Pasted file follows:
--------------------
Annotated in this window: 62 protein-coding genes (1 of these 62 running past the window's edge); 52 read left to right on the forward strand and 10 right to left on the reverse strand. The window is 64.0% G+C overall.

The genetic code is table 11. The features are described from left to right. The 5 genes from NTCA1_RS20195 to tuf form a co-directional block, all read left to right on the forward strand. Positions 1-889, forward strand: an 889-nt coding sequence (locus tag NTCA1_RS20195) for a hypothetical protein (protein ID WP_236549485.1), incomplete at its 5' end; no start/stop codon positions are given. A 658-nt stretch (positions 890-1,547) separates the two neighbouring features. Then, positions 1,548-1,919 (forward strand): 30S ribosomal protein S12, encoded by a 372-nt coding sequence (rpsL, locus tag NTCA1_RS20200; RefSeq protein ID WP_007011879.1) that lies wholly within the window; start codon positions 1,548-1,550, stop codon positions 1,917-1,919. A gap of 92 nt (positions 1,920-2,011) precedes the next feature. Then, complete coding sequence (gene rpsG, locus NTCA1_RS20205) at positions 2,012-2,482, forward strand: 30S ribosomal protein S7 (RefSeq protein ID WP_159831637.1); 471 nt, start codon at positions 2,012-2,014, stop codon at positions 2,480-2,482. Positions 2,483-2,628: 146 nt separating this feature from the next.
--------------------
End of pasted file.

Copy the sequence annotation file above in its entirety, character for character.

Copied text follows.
Annotated in this window: 62 protein-coding genes (1 of these 62 running past the window's edge); 52 read left to right on the forward strand and 10 right to left on the reverse strand. The window is 64.0% G+C overall.

The genetic code is table 11. The features are described from left to right. The 5 genes from NTCA1_RS20195 to tuf form a co-directional block, all read left to right on the forward strand. Positions 1-889, forward strand: an 889-nt coding sequence (locus tag NTCA1_RS20195) for a hypothetical protein (protein ID WP_236549485.1), incomplete at its 5' end; no start/stop codon positions are given. A 658-nt stretch (positions 890-1,547) separates the two neighbouring features. Then, positions 1,548-1,919 (forward strand): 30S ribosomal protein S12, encoded by a 372-nt coding sequence (rpsL, locus tag NTCA1_RS20200; RefSeq protein ID WP_007011879.1) that lies wholly within the window; start codon positions 1,548-1,550, stop codon positions 1,917-1,919. A gap of 92 nt (positions 1,920-2,011) precedes the next feature. Then, complete coding sequence (gene rpsG, locus NTCA1_RS20205) at positions 2,012-2,482, forward strand: 30S ribosomal protein S7 (RefSeq protein ID WP_159831637.1); 471 nt, start codon at positions 2,012-2,014, stop codon at positions 2,480-2,482. Positions 2,483-2,628: 146 nt separating this feature from the next.